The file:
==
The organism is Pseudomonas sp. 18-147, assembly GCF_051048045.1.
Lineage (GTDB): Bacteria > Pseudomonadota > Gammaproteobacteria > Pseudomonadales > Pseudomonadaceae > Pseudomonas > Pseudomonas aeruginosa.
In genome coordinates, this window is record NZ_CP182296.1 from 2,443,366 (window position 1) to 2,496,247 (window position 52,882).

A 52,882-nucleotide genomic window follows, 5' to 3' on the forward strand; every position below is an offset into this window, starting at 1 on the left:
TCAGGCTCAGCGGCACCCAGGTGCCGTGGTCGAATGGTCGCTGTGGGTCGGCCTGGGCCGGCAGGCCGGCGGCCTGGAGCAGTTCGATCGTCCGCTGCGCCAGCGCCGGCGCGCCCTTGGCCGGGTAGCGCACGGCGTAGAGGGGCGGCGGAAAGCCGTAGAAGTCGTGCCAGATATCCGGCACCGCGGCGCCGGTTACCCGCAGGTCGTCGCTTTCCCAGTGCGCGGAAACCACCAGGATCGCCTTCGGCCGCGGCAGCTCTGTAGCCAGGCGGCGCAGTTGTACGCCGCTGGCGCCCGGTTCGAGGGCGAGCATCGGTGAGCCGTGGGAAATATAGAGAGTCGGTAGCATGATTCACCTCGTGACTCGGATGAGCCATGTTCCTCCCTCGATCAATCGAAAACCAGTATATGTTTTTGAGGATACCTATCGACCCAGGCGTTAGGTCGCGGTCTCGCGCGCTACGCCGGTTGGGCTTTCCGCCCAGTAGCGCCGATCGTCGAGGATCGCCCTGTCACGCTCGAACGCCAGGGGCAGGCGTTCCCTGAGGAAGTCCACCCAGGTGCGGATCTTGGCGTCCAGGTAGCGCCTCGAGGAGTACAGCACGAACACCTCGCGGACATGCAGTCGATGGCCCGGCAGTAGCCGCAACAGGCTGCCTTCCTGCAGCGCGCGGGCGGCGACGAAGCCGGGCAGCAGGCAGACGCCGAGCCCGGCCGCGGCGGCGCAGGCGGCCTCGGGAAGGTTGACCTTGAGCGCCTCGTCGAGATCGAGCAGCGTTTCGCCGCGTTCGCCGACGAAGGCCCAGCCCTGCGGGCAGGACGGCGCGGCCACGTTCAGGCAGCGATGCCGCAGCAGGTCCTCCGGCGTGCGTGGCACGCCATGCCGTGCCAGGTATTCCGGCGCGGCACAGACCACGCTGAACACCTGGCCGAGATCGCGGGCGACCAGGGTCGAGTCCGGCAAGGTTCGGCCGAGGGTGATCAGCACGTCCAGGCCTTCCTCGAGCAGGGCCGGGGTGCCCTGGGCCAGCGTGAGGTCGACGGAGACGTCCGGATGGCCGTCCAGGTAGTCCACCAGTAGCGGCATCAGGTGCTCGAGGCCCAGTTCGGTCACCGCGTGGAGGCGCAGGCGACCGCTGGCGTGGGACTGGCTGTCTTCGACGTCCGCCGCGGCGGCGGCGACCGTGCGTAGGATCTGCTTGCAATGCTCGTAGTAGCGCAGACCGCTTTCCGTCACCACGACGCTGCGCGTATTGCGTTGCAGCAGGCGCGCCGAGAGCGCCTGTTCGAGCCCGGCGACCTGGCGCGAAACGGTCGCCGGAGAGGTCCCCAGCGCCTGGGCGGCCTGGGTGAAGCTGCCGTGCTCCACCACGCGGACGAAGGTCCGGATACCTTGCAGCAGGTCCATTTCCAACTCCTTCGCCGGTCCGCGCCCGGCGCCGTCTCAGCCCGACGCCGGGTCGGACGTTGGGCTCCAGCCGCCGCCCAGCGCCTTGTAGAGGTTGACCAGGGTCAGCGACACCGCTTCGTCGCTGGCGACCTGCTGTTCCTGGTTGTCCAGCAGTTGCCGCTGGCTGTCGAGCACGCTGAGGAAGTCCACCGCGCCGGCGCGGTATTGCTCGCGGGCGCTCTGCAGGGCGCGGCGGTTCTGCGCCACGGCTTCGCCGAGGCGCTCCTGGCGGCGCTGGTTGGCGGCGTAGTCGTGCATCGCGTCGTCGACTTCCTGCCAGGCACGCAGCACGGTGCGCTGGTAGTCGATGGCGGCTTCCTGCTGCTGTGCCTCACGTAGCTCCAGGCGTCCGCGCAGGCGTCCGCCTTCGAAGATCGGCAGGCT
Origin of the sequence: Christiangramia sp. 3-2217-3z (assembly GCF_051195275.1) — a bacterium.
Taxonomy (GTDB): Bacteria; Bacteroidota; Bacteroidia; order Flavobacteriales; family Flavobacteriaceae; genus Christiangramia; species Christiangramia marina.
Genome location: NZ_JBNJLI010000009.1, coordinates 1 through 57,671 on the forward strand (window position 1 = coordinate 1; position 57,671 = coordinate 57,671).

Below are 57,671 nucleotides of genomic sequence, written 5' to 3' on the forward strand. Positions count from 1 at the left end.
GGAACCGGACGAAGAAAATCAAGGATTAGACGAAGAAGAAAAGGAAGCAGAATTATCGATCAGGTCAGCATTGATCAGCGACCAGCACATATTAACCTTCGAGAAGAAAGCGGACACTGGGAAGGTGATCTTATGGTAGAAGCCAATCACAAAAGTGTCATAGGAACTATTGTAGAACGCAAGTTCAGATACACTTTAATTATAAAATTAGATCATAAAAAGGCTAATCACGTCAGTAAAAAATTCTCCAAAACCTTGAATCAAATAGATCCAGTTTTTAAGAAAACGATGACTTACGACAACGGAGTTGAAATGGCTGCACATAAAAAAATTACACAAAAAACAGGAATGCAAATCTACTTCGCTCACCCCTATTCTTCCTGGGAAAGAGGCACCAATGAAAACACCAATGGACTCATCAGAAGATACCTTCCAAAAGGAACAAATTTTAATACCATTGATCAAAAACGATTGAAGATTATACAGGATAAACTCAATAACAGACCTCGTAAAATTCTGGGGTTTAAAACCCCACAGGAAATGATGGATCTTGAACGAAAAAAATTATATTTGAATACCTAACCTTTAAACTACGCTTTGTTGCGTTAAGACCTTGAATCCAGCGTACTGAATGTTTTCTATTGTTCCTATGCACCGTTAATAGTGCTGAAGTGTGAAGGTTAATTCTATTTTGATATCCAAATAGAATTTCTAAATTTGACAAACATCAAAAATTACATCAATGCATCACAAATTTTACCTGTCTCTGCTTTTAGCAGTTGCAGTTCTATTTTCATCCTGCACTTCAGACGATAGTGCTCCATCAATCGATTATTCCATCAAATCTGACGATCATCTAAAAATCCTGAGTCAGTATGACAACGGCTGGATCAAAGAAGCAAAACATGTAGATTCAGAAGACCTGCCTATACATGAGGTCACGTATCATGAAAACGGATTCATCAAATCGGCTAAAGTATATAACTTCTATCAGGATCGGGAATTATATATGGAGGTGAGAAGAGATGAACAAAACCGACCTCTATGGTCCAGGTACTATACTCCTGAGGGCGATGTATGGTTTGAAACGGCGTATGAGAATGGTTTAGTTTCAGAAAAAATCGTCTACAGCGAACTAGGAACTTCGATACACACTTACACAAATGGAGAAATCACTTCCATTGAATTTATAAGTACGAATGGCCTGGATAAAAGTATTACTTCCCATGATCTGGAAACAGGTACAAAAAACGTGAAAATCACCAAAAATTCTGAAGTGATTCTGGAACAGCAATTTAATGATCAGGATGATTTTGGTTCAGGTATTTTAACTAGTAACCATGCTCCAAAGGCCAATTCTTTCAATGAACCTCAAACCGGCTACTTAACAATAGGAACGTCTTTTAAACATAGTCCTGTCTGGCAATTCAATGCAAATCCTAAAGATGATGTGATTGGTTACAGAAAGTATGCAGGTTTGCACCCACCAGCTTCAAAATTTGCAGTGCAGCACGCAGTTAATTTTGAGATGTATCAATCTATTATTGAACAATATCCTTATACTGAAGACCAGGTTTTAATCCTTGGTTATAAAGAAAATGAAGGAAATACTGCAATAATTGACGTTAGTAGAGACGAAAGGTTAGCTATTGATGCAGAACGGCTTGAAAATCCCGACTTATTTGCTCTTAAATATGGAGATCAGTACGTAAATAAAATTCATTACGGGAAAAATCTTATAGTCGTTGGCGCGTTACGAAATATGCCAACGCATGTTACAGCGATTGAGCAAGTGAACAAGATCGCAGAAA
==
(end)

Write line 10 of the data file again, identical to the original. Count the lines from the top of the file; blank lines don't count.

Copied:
GGAACCGGACGAAGAAAATCAAGGATTAGACGAAGAAGAAAAGGAAGCAGAATTATCGATCAGGTCAGCATTGATCAGCGACCAGCACATATTAACCTTCGAGAAGAAAGCGGACACTGGGAAGGTGATCTTATGGTAGAAGCCAATCACAAAAGTGTCATAGGAACTATTGTAGAACGCAAGTTCAGATACACTTTAATTATAAAATTAGATCATAAAAAGGCTAATCACGTCAGTAAAAAATTCTCCAAAACCTTGAATCAAATAGATCCAGTTTTTAAGAAAACGATGACTTACGACAACGGAGTTGAAATGGCTGCACATAAAAAAATTACACAAAAAACAGGAATGCAAATCTACTTCGCTCACCCCTATTCTTCCTGGGAAAGAGGCACCAATGAAAACACCAATGGACTCATCAGAAGATACCTTCCAAAAGGAACAAATTTTAATACCATTGATCAAAAACGATTGAAGATTATACAGGATAAACTCAATAACAGACCTCGTAAAATTCTGGGGTTTAAAACCCCACAGGAAATGATGGATCTTGAACGAAAAAAATTATATTTGAATACCTAACCTTTAAACTACGCTTTGTTGCGTTAAGACCTTGAATCCAGCGTACTGAATGTTTTCTATTGTTCCTATGCACCGTTAATAGTGCTGAAGTGTGAAGGTTAATTCTATTTTGATATCCAAATAGAATTTCTAAATTTGACAAACATCAAAAATTACATCAATGCATCACAAATTTTACCTGTCTCTGCTTTTAGCAGTTGCAGTTCTATTTTCATCCTGCACTTCAGACGATAGTGCTCCATCAATCGATTATTCCATCAAATCTGACGATCATCTAAAAATCCTGAGTCAGTATGACAACGGCTGGATCAAAGAAGCAAAACATGTAGATTCAGAAGACCTGCCTATACATGAGGTCACGTATCATGAAAACGGATTCATCAAATCGGCTAAAGTATATAACTTCTATCAGGATCGGGAATTATATATGGAGGTGAGAAGAGATGAACAAAACCGACCTCTATGGTCCAGGTACTATACTCCTGAGGGCGATGTATGGTTTGAAACGGCGTATGAGAATGGTTTAGTTTCAGAAAAAATCGTCTACAGCGAACTAGGAACTTCGATACACACTTACACAAATGGAGAAATCACTTCCATTGAATTTATAAGTACGAATGGCCTGGATAAAAGTATTACTTCCCATGATCTGGAAACAGGTACAAAAAACGTGAAAATCACCAAAAATTCTGAAGTGATTCTGGAACAGCAATTTAATGATCAGGATGATTTTGGTTCAGGTATTTTAACTAGTAACCATGCTCCAAAGGCCAATTCTTTCAATGAACCTCAAACCGGCTACTTAACAATAGGAACGTCTTTTAAACATAGTCCTGTCTGGCAATTCAATGCAAATCCTAAAGATGATGTGATTGGTTACAGAAAGTATGCAGGTTTGCACCCACCAGCTTCAAAATTTGCAGTGCAGCACGCAGTTAATTTTGAGATGTATCAATCTATTATTGAACAATATCCTTATACTGAAGACCAGGTTTTAATCCTTGGTTATAAAGAAAATGAAGGAAATACTGCAATAATTGACGTTAGTAGAGACGAAAGGTTAGCTATTGATGCAGAACGGCTTGAAAATCCCGACTTATTTGCTCTTAAATATGGAGATCAGTACGTAAATAAAATTCATTACGGGAAAAATCTTATAGTCGTTGGCGCGTTACGAAATATGCCAACGCATGTTACAGCGATTGAGCAAGTGAACAAGATCGCAGAAA